Butcher block

From Wikipedia, the free encyclopedia
Jump to navigation Jump to search
Butcher block in modern American kitchen
A circular chopping block used in a restaurant in Haikou, Hainan, China

A butcher block or butcher's block is a heavy duty chopping block, typically laminated of hardwood.

Traditionally made of hard maple, it was commonly used in butcher shops and meat processing plants but has now become popular in home use.[1][2]

The term “butcher block” can also refer to the pattern or style of a traditional block adapted to other functions, such as table tops and cutting boards.[3]

There are two basic styles of butcher block: end grain and edge grain.[1] Besides maple, popular contemporary woods include teak, birch, or walnut, sometimes in alternating patterns.

A simple variant of the function of a chopping block is made out of a several inch thick cross-section of a wide hardwood log.

Use[edit]

Butcher blocks have been used in butcher shops for centuries, and still are in many European countries. Increasingly, a version of butcher block is also being used in domestic kitchens as an alternative to stone and laminate countertops. This has created a new industry in the kitchen design arena and many furniture manufacturers and hardwood flooring companies are getting into the production of butcher blocks and butcher block countertops, in part because the countertops can be constructed from left-over wood that would otherwise be discarded.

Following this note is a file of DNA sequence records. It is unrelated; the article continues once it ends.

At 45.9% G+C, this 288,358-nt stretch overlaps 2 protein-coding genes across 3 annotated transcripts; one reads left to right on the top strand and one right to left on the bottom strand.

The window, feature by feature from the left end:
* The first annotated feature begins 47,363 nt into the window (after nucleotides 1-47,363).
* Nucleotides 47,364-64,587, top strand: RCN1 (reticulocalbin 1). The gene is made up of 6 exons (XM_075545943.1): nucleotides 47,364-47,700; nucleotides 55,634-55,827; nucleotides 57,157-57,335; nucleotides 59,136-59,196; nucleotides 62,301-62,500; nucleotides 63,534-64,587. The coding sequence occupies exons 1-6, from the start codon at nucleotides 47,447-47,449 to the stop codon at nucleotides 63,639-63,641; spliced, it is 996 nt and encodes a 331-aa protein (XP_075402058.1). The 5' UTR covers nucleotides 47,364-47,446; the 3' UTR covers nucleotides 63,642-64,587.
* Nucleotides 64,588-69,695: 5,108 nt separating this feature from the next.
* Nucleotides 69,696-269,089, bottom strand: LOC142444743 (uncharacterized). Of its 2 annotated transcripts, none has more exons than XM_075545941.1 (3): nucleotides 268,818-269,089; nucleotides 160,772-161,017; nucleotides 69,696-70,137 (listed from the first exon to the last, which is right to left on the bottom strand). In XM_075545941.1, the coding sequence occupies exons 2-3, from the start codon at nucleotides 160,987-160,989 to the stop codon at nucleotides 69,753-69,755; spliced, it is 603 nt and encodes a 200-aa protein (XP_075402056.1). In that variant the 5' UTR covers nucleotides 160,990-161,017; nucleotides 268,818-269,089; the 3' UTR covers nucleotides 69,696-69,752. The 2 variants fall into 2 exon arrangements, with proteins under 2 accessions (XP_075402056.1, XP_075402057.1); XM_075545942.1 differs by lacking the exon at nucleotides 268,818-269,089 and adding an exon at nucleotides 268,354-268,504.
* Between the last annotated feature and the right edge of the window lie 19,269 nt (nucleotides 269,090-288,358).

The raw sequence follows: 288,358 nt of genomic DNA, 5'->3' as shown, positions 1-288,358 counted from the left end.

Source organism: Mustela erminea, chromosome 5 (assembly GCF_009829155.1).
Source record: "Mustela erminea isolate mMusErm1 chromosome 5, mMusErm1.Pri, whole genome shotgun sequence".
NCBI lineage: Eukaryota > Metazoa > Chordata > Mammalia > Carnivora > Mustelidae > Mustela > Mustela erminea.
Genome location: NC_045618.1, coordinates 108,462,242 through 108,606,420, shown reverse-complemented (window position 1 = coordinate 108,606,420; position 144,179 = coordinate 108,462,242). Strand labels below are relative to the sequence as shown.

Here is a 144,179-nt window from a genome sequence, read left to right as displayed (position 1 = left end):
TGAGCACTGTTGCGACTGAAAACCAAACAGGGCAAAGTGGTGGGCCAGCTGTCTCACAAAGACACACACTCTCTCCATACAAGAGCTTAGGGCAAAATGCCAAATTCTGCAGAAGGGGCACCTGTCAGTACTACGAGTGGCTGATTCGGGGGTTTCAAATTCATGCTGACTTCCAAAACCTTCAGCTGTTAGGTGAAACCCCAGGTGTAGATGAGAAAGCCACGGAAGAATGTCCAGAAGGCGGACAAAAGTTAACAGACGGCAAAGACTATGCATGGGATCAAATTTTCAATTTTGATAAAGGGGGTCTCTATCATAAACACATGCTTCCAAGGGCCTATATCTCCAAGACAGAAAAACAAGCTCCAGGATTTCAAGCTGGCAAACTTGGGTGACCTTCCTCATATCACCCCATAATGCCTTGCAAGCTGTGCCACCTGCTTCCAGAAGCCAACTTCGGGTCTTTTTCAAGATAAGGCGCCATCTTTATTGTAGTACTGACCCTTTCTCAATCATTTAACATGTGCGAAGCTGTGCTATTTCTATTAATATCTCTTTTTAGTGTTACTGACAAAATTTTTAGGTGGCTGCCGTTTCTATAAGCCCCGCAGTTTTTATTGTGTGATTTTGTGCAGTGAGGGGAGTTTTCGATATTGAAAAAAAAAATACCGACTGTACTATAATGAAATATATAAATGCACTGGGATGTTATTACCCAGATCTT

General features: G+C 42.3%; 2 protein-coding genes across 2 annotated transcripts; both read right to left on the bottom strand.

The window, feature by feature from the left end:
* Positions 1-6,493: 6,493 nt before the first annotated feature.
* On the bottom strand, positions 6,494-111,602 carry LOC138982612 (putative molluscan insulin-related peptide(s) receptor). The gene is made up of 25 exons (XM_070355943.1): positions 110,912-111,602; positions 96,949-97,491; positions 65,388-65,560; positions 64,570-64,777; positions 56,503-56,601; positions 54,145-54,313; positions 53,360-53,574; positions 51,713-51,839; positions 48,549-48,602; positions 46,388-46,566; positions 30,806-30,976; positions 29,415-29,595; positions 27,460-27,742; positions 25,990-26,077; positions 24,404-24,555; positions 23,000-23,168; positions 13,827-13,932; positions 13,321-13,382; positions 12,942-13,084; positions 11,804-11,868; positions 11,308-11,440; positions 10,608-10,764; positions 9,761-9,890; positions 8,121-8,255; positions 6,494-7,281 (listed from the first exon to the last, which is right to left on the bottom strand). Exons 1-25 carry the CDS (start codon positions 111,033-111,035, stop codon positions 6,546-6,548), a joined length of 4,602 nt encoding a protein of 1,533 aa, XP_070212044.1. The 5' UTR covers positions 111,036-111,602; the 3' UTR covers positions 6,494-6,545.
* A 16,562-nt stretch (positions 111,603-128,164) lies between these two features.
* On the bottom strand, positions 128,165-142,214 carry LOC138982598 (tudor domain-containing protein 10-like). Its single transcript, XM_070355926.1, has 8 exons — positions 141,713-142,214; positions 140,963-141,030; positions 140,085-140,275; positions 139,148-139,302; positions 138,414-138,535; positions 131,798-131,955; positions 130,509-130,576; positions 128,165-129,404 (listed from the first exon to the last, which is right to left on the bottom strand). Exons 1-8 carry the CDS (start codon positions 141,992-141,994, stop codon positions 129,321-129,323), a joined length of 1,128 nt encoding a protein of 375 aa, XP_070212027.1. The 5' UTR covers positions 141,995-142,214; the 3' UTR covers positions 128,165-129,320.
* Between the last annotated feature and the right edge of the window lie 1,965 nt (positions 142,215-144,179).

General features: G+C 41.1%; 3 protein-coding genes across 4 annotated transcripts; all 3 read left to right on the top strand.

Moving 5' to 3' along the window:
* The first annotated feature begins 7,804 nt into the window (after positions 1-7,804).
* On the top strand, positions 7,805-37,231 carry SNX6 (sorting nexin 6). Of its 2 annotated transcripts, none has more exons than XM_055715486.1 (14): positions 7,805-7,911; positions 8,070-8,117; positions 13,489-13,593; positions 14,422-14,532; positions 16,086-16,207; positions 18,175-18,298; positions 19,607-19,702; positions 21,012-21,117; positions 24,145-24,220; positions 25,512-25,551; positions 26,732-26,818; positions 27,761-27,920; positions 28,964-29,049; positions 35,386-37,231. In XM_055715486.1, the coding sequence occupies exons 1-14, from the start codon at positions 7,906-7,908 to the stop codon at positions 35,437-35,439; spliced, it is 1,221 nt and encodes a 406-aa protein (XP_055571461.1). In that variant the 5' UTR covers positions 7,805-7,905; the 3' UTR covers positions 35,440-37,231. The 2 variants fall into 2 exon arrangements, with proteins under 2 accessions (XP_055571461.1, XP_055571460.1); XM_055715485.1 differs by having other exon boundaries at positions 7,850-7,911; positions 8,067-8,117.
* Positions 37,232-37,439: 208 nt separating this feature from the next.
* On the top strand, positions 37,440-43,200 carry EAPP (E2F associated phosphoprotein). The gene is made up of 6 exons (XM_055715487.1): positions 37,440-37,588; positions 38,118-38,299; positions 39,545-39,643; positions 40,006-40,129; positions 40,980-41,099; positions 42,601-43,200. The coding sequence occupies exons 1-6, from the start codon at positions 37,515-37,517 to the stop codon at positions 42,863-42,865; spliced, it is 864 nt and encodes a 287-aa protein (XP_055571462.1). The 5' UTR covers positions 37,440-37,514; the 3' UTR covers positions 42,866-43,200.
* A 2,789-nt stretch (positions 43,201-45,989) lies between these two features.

Basic care[edit]

Proper care of a butcher block is important for longevity of the material and, to a degree, food safety.

If the material is regularly exposed to water and not well cleaned mold can form. The seams where the wood is joined can buckle as the wood expands and contracts. Keeping the material well oiled allows it to maintain a rich color and its water repelling properties. [4]

To properly care for the butcher block any foreign material should first be removed, it can be disinfected with vinegar (or in extreme cases, bleach), allowed to dry well, and refreshed with mineral oil or other food safe sealant.[5]

References[edit]

  1. ^ a b "Butcher Block Terms". Archived from the original on September 2, 2012. Retrieved October 4, 2012.
  2. ^ "Oxford English Dictionary: butcher's block". Retrieved October 5, 2012.
  3. ^ Old-House Journal 09 1992, pg.38
  4. ^ "Butcher Block Countertops: 6 Pros and Cons". Retrieved December 26, 2017.
  5. ^ "How to Clean and Care for Your Butcher Block". Retrieved December 26, 2017.

External links[edit]